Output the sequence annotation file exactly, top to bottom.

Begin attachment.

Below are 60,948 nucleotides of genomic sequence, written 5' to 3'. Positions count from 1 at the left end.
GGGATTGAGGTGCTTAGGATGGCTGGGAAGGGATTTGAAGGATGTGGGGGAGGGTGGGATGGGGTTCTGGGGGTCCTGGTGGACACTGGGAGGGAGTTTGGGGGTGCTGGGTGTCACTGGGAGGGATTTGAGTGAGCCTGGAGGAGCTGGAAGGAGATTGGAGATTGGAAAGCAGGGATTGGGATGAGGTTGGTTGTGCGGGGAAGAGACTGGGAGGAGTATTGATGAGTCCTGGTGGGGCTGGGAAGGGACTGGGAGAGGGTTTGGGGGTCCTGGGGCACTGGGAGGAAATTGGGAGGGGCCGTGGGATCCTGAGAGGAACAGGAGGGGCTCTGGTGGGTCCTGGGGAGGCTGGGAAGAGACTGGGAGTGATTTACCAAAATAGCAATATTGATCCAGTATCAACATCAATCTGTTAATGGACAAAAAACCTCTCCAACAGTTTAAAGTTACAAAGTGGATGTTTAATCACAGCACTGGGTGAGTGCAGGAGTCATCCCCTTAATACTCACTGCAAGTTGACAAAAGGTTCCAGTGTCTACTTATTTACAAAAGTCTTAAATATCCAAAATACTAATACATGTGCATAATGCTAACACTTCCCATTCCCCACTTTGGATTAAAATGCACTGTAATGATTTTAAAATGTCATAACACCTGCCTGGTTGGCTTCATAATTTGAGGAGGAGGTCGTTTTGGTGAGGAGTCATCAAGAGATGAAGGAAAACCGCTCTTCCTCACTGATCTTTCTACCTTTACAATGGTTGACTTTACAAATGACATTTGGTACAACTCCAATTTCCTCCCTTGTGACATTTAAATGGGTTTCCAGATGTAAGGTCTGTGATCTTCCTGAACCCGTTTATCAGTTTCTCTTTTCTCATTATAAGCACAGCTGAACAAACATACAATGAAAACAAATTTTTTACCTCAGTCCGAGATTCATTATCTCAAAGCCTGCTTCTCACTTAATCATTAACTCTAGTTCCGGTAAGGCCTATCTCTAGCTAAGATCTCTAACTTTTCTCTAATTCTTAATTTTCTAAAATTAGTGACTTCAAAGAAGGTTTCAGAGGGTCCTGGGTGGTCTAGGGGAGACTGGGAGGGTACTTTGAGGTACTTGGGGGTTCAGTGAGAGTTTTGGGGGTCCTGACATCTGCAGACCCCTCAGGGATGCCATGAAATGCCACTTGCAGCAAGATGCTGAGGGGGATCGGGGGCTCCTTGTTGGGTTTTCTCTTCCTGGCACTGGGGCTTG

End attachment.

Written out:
Below are 60,948 nucleotides of genomic sequence, written 5' to 3'. Positions count from 1 at the left end.
GGGATTGAGGTGCTTAGGATGGCTGGGAAGGGATTTGAAGGATGTGGGGGAGGGTGGGATGGGGTTCTGGGGGTCCTGGTGGACACTGGGAGGGAGTTTGGGGGTGCTGGGTGTCACTGGGAGGGATTTGAGTGAGCCTGGAGGAGCTGGAAGGAGATTGGAGATTGGAAAGCAGGGATTGGGATGAGGTTGGTTGTGCGGGGAAGAGACTGGGAGGAGTATTGATGAGTCCTGGTGGGGCTGGGAAGGGACTGGGAGAGGGTTTGGGGGTCCTGGGGCACTGGGAGGAAATTGGGAGGGGCCGTGGGATCCTGAGAGGAACAGGAGGGGCTCTGGTGGGTCCTGGGGAGGCTGGGAAGAGACTGGGAGTGATTTACCAAAATAGCAATATTGATCCAGTATCAACATCAATCTGTTAATGGACAAAAAACCTCTCCAACAGTTTAAAGTTACAAAGTGGATGTTTAATCACAGCACTGGGTGAGTGCAGGAGTCATCCCCTTAATACTCACTGCAAGTTGACAAAAGGTTCCAGTGTCTACTTATTTACAAAAGTCTTAAATATCCAAAATACTAATACATGTGCATAATGCTAACACTTCCCATTCCCCACTTTGGATTAAAATGCACTGTAATGATTTTAAAATGTCATAACACCTGCCTGGTTGGCTTCATAATTTGAGGAGGAGGTCGTTTTGGTGAGGAGTCATCAAGAGATGAAGGAAAACCGCTCTTCCTCACTGATCTTTCTACCTTTACAATGGTTGACTTTACAAATGACATTTGGTACAACTCCAATTTCCTCCCTTGTGACATTTAAATGGGTTTCCAGATGTAAGGTCTGTGATCTTCCTGAACCCGTTTATCAGTTTCTCTTTTCTCATTATAAGCACAGCTGAACAAACATACAATGAAAACAAATTTTTTACCTCAGTCCGAGATTCATTATCTCAAAGCCTGCTTCTCACTTAATCATTAACTCTAGTTCCGGTAAGGCCTATCTCTAGCTAAGATCTCTAACTTTTCTCTAATTCTTAATTTTCTAAAATTAGTGACTTCAAAGAAGGTTTCAGAGGGTCCTGGGTGGTCTAGGGGAGACTGGGAGGGTACTTTGAGGTACTTGGGGGTTCAGTGAGAGTTTTGGGGGTCCTGACATCTGCAGACCCCTCAGGGATGCCATGAAATGCCACTTGCAGCAAGATGCTGAGGGGGATCGGGGGCTCCTTGTTGGGTTTTCTCTTCCTGGCACTGGGGCTTG